1. The Wordsmith
"You didn't actually see anything that was on the screen, did you Lieutenant?" Dr. Fraiser asked as she closed her office door, shutting off the noise and commotion of the crowded infirmary.
The lieutenant, whose previous posting had been at the base hospital, crawled out from under the desk where he'd been re-connecting a power cable, brushed the dust off his knees, and wisely answered, "Of course not, m'am." He'd been assigned to the SGC long enough to know that if he happened to notice the chief medical officer was editing medical reports on a stand-alone laptop, using a custom thesaurus to wordsmith phrases such as 'SG-1's mandatory participation in extra-planetary engenderment rituals', it was a smart idea to pretend otherwise. "Your system just needed a swift kick in the pants. I managed to save your file before I rebooted," he told her.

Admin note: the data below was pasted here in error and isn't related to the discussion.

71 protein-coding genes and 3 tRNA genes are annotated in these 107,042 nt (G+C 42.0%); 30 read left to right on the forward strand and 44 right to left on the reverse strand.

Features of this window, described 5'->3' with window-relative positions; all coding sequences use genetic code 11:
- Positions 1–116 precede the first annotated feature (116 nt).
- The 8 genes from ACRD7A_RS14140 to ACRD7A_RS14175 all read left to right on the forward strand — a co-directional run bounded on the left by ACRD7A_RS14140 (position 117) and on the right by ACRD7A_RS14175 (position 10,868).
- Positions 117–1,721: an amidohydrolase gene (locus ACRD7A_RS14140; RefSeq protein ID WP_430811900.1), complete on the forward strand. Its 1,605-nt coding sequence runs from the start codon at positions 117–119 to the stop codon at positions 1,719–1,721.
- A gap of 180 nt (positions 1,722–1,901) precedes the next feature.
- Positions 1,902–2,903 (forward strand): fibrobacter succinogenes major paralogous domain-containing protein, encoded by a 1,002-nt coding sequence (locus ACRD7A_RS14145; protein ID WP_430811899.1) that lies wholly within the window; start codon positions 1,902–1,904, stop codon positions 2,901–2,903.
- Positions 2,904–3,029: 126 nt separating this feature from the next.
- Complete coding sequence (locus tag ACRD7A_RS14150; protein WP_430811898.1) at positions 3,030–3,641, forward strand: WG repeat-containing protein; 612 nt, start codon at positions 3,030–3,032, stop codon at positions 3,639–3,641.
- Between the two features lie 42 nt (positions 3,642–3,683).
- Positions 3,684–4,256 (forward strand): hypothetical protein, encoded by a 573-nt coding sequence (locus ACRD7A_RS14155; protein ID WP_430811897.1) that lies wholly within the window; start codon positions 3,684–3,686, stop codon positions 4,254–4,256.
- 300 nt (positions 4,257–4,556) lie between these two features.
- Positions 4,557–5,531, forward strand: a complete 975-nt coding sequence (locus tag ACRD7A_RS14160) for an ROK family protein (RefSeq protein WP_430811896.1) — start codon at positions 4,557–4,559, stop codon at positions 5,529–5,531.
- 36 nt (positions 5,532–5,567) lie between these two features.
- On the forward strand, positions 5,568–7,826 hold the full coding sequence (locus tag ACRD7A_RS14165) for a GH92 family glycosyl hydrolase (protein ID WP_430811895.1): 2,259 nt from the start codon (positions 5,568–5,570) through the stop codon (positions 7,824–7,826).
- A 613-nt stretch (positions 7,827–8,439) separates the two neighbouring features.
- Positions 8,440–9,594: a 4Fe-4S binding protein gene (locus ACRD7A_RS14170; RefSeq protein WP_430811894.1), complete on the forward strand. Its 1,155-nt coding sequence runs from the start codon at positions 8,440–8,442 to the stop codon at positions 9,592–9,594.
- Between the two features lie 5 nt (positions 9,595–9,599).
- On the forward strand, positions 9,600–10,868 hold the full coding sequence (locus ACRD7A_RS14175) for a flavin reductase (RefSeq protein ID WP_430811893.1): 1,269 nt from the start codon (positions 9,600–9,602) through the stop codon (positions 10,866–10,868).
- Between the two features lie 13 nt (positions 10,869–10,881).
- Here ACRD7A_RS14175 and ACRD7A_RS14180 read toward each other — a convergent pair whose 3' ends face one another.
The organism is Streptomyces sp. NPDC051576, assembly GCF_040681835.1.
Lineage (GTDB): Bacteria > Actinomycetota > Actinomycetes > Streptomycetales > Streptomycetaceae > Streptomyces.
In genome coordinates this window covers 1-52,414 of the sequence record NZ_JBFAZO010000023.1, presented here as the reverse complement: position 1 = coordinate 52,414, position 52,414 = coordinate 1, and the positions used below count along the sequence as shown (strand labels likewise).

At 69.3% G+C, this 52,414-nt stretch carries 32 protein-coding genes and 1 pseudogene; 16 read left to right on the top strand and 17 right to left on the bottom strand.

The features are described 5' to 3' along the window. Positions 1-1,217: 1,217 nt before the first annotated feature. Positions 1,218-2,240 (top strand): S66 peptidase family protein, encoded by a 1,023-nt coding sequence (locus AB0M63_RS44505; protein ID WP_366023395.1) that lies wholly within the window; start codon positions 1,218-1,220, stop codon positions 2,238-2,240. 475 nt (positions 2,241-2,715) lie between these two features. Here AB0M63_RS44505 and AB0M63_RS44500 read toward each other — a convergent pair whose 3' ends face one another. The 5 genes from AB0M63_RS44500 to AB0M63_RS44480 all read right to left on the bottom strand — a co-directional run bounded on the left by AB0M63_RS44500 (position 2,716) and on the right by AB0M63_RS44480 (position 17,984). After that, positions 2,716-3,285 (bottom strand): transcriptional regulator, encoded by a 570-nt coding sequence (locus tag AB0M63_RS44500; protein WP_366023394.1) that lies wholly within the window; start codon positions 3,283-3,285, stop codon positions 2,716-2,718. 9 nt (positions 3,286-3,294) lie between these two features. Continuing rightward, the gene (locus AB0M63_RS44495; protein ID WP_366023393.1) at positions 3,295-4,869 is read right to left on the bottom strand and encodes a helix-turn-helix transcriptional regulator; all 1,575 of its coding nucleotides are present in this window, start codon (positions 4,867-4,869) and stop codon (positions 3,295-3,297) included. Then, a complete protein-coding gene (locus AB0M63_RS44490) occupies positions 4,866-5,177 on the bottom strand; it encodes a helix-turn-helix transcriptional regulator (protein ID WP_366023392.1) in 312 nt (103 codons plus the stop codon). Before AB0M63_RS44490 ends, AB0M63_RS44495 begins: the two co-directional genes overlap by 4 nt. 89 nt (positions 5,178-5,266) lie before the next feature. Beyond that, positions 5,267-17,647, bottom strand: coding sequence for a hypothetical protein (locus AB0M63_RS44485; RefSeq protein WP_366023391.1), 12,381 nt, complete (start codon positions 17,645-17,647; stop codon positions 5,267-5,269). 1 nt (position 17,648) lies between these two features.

Still, he made a note to schedule some time with the Doc to show her how to encrypt and backup her files on the network. He'd hate to see all her creativity go to waste the next time her system hung.
2. The Writer
"It's not mine. Really." Dr. Lee was clearly flustered. He crossed the length of the small laboratory in a few quick steps, tapping his chin in a nervous staccato with his index finger.
"No, sir. Of course not." Sergeant Engels watched him pace.
"I have no idea where it came from, actually. No… no… that's not true. There's a pretty good chance – a high probability, in fact – that it was on one of the disks I got at the conference. Not that it came from the conference, mind you. It probably got mixed in by accident. With all the handouts."